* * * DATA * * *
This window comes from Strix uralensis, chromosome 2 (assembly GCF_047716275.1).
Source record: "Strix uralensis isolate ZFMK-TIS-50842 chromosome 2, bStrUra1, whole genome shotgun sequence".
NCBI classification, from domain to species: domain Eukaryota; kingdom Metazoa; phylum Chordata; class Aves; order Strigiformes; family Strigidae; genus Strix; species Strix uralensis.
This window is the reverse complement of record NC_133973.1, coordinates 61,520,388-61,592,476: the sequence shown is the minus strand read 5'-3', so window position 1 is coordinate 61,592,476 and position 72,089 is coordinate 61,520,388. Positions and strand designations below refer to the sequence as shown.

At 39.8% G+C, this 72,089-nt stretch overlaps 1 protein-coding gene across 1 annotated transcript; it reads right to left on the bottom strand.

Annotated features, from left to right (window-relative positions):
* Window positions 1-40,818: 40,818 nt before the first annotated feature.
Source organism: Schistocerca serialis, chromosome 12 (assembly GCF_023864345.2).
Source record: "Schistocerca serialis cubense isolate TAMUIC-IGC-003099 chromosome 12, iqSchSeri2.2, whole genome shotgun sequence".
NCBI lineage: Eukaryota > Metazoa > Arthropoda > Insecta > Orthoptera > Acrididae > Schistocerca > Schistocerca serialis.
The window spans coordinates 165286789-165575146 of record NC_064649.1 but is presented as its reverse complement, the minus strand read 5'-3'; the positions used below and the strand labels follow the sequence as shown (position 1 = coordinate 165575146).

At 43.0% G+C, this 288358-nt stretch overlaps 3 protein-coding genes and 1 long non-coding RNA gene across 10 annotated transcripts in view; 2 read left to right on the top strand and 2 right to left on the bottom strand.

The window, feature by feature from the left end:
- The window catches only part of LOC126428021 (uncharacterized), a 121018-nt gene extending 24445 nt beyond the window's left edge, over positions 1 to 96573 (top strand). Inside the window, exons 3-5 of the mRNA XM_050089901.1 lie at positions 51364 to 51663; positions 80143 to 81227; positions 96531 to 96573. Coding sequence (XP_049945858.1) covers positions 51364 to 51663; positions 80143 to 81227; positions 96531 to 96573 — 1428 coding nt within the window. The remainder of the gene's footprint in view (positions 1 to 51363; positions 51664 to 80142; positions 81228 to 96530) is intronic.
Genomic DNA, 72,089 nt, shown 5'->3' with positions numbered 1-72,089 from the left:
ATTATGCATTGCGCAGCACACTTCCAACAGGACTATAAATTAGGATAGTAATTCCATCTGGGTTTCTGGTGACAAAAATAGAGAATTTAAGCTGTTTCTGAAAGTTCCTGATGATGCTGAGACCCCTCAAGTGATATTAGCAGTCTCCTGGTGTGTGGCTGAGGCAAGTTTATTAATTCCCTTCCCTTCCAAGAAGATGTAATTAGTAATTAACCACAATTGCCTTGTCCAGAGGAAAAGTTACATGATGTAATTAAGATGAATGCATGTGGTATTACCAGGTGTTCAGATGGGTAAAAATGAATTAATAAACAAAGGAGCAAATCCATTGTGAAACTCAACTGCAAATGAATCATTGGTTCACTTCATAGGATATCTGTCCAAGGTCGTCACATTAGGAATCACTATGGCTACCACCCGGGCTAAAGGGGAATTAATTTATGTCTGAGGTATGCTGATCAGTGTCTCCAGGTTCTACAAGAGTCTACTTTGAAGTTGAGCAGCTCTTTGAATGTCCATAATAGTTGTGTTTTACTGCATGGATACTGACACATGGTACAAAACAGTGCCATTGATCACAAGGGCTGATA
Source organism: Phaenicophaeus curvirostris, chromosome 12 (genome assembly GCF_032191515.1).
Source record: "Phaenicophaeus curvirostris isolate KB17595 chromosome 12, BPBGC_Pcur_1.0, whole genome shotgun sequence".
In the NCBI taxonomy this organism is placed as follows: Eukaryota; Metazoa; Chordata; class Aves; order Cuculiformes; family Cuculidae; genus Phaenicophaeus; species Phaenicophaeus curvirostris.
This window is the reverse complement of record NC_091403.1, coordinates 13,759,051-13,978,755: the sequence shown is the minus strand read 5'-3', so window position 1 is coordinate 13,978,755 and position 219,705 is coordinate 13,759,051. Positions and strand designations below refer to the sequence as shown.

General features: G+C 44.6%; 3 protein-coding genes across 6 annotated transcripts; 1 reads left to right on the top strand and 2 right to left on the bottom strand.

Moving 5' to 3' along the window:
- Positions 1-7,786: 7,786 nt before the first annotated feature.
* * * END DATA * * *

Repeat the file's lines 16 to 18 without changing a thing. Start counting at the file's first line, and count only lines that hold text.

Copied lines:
ATTATGCATTGCGCAGCACACTTCCAACAGGACTATAAATTAGGATAGTAATTCCATCTGGGTTTCTGGTGACAAAAATAGAGAATTTAAGCTGTTTCTGAAAGTTCCTGATGATGCTGAGACCCCTCAAGTGATATTAGCAGTCTCCTGGTGTGTGGCTGAGGCAAGTTTATTAATTCCCTTCCCTTCCAAGAAGATGTAATTAGTAATTAACCACAATTGCCTTGTCCAGAGGAAAAGTTACATGATGTAATTAAGATGAATGCATGTGGTATTACCAGGTGTTCAGATGGGTAAAAATGAATTAATAAACAAAGGAGCAAATCCATTGTGAAACTCAACTGCAAATGAATCATTGGTTCACTTCATAGGATATCTGTCCAAGGTCGTCACATTAGGAATCACTATGGCTACCACCCGGGCTAAAGGGGAATTAATTTATGTCTGAGGTATGCTGATCAGTGTCTCCAGGTTCTACAAGAGTCTACTTTGAAGTTGAGCAGCTCTTTGAATGTCCATAATAGTTGTGTTTTACTGCATGGATACTGACACATGGTACAAAACAGTGCCATTGATCACAAGGGCTGATA
Source organism: Phaenicophaeus curvirostris, chromosome 12 (genome assembly GCF_032191515.1).
Source record: "Phaenicophaeus curvirostris isolate KB17595 chromosome 12, BPBGC_Pcur_1.0, whole genome shotgun sequence".